But this year's Memorial weekend also follows closely the 60th anniversary of the end of World War II. If you know me, you know I've spent too much of my own free time studying the history of this conflict and the individuals and nations that started, endured, perished, and prevailed and within it. As an American, I am in shameless awe of the experience of ordinary men and women from our country who served — a few were direct relatives of mine, others family friends, but most are just names on pages or chiseled on simple marble crosses that cover a bluff overlooking the English Channel.
My father and I visited the beaches of Normandy in Autumn of 2000. We trekked from London, then across the Channel through northern France and Belgium, and then western and southern Germany, seeing virtually no physical evidence in modern Europe of this great conflict outside of some neoclassical monuments, quiet cemetaries, and esoterically assembled museums. But the fact that Europe and much of the wider world thrives as it does today is probably the greatest testament to the sacrifices millions made to restore order to a world spun impossibly off its axis by fascism and failed politics.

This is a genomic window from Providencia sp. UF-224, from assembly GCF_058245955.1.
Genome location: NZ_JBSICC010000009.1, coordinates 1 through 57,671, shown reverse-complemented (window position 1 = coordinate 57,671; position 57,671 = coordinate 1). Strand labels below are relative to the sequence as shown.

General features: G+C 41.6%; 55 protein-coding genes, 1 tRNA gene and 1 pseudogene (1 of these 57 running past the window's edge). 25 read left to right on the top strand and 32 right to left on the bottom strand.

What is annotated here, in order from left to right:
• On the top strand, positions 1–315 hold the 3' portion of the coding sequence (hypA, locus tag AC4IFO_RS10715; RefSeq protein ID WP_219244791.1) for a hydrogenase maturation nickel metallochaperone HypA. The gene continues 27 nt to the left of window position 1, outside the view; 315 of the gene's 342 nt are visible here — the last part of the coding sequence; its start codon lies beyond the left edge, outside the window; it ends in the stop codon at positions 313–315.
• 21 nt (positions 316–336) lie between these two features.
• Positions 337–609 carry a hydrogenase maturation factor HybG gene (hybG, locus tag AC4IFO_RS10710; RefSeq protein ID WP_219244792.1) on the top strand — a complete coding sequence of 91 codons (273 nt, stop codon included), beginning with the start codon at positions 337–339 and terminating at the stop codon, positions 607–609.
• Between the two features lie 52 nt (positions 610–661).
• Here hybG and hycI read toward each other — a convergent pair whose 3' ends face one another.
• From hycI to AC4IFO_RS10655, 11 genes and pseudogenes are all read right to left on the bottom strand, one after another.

We made this admittedly nostalgic tour just as the Palestinian intifada flared up and less than a year before September 11. We were ignorant to the clues that the new century would be so conflict-wracked at home and especially abroad. In fact, it wasn't a stretch for us then to think of the American soldier as fascinating historical actor, far removed from present-day combatant under fire. That view was as comforting as it was fleeting and false. If you trust the interpretations of Steven Spielberg, Joseph Vilsmaier, and Terrence Malick, combat is sanity-shearing, random, unsentimental slaughter. The only thing that matters to any soldier in those moments is the buddy right next to him. Thoughts of king and country, flags and fathers, and other patriotic notions are strictly for the novelists and recruiting posters.
Regardless of your passions around current American foreign policy and historical triumphs and blunders, I hope you can take a few moments today and think about how difficult it must be to serve your country but not enjoy its relative safety, everyday pleasures and simplest beauties. The ultimate sacrifice is still to give your own life, but there are a hundred thousand smaller sacrifices every minute of every day that only merit individual remembrance and regret. It's the activated reservist in Mosul who's watching his twins crawl for the first time via webcam. It's the father in Wyoming whose morning inbox is empty two days in a row for the first time since his son's unit returned to Ramadi. It's the medevac pilot in Bagram who longs to drive her kid sister for ice cream. All of these people deserve a moment of your consideration today. Maybe tomorrow, as well.